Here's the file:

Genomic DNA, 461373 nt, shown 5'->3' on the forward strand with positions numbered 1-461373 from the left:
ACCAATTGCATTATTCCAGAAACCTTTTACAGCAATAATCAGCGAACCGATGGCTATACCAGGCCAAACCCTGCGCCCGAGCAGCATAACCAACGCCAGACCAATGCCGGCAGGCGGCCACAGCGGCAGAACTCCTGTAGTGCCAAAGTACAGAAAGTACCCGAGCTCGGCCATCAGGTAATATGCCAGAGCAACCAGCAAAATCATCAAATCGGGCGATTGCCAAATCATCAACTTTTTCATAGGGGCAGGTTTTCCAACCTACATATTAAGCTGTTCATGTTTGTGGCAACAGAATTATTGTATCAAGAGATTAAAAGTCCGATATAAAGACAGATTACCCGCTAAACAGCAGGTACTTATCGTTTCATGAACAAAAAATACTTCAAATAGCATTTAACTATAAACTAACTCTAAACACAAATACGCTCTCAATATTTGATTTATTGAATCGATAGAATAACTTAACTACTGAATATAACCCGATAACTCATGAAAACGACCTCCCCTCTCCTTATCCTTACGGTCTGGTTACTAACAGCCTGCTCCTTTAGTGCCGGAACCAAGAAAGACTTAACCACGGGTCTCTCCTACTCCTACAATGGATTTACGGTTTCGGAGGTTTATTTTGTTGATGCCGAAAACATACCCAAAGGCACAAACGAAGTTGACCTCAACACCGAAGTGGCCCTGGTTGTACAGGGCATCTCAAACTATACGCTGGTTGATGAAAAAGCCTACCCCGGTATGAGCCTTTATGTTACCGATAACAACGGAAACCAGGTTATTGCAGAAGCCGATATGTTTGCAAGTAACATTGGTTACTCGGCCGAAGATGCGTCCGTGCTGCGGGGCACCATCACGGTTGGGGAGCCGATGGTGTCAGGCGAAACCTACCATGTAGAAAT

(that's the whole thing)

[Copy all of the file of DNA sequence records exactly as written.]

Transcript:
Genomic DNA, 461373 nt, shown 5'->3' on the forward strand with positions numbered 1-461373 from the left:
ACCAATTGCATTATTCCAGAAACCTTTTACAGCAATAATCAGCGAACCGATGGCTATACCAGGCCAAACCCTGCGCCCGAGCAGCATAACCAACGCCAGACCAATGCCGGCAGGCGGCCACAGCGGCAGAACTCCTGTAGTGCCAAAGTACAGAAAGTACCCGAGCTCGGCCATCAGGTAATATGCCAGAGCAACCAGCAAAATCATCAAATCGGGCGATTGCCAAATCATCAACTTTTTCATAGGGGCAGGTTTTCCAACCTACATATTAAGCTGTTCATGTTTGTGGCAACAGAATTATTGTATCAAGAGATTAAAAGTCCGATATAAAGACAGATTACCCGCTAAACAGCAGGTACTTATCGTTTCATGAACAAAAAATACTTCAAATAGCATTTAACTATAAACTAACTCTAAACACAAATACGCTCTCAATATTTGATTTATTGAATCGATAGAATAACTTAACTACTGAATATAACCCGATAACTCATGAAAACGACCTCCCCTCTCCTTATCCTTACGGTCTGGTTACTAACAGCCTGCTCCTTTAGTGCCGGAACCAAGAAAGACTTAACCACGGGTCTCTCCTACTCCTACAATGGATTTACGGTTTCGGAGGTTTATTTTGTTGATGCCGAAAACATACCCAAAGGCACAAACGAAGTTGACCTCAACACCGAAGTGGCCCTGGTTGTACAGGGCATCTCAAACTATACGCTGGTTGATGAAAAAGCCTACCCCGGTATGAGCCTTTATGTTACCGATAACAACGGAAACCAGGTTATTGCAGAAGCCGATATGTTTGCAAGTAACATTGGTTACTCGGCCGAAGATGCGTCCGTGCTGCGGGGCACCATCACGGTTGGGGAGCCGATGGTGTCAGGCGAAACCTACCATGTAGAAAT